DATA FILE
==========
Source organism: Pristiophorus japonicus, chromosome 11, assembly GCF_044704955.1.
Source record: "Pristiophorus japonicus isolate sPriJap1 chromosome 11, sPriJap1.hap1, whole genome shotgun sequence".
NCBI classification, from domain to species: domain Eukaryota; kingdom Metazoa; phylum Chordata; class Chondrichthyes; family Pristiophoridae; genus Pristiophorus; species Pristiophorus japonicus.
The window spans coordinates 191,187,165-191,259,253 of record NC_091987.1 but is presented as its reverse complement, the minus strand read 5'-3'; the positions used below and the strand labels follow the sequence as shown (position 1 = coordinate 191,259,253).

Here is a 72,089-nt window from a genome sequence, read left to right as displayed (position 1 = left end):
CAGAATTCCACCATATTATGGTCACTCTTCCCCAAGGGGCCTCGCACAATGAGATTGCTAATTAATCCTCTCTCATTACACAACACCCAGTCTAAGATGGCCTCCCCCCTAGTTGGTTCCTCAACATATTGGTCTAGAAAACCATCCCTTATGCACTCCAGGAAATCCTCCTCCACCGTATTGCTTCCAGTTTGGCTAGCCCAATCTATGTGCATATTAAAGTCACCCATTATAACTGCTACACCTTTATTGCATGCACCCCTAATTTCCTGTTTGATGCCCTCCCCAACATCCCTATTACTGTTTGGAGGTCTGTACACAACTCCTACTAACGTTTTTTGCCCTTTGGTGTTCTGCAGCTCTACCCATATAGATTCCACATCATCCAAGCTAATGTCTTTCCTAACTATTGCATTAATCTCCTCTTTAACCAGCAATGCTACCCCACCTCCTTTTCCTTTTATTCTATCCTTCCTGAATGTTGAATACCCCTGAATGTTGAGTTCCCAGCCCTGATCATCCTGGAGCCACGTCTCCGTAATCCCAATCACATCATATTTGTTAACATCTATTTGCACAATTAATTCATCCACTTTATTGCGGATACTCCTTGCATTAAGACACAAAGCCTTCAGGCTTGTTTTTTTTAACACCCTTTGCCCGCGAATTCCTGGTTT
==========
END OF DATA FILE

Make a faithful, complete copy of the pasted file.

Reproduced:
Source organism: Pristiophorus japonicus, chromosome 11, assembly GCF_044704955.1.
Source record: "Pristiophorus japonicus isolate sPriJap1 chromosome 11, sPriJap1.hap1, whole genome shotgun sequence".
NCBI classification, from domain to species: domain Eukaryota; kingdom Metazoa; phylum Chordata; class Chondrichthyes; family Pristiophoridae; genus Pristiophorus; species Pristiophorus japonicus.
The window spans coordinates 191,187,165-191,259,253 of record NC_091987.1 but is presented as its reverse complement, the minus strand read 5'-3'; the positions used below and the strand labels follow the sequence as shown (position 1 = coordinate 191,259,253).

Here is a 72,089-nt window from a genome sequence, read left to right as displayed (position 1 = left end):
CAGAATTCCACCATATTATGGTCACTCTTCCCCAAGGGGCCTCGCACAATGAGATTGCTAATTAATCCTCTCTCATTACACAACACCCAGTCTAAGATGGCCTCCCCCCTAGTTGGTTCCTCAACATATTGGTCTAGAAAACCATCCCTTATGCACTCCAGGAAATCCTCCTCCACCGTATTGCTTCCAGTTTGGCTAGCCCAATCTATGTGCATATTAAAGTCACCCATTATAACTGCTACACCTTTATTGCATGCACCCCTAATTTCCTGTTTGATGCCCTCCCCAACATCCCTATTACTGTTTGGAGGTCTGTACACAACTCCTACTAACGTTTTTTGCCCTTTGGTGTTCTGCAGCTCTACCCATATAGATTCCACATCATCCAAGCTAATGTCTTTCCTAACTATTGCATTAATCTCCTCTTTAACCAGCAATGCTACCCCACCTCCTTTTCCTTTTATTCTATCCTTCCTGAATGTTGAATACCCCTGAATGTTGAGTTCCCAGCCCTGATCATCCTGGAGCCACGTCTCCGTAATCCCAATCACATCATATTTGTTAACATCTATTTGCACAATTAATTCATCCACTTTATTGCGGATACTCCTTGCATTAAGACACAAAGCCTTCAGGCTTGTTTTTTTTAACACCCTTTGCCCGCGAATTCCTGGTTT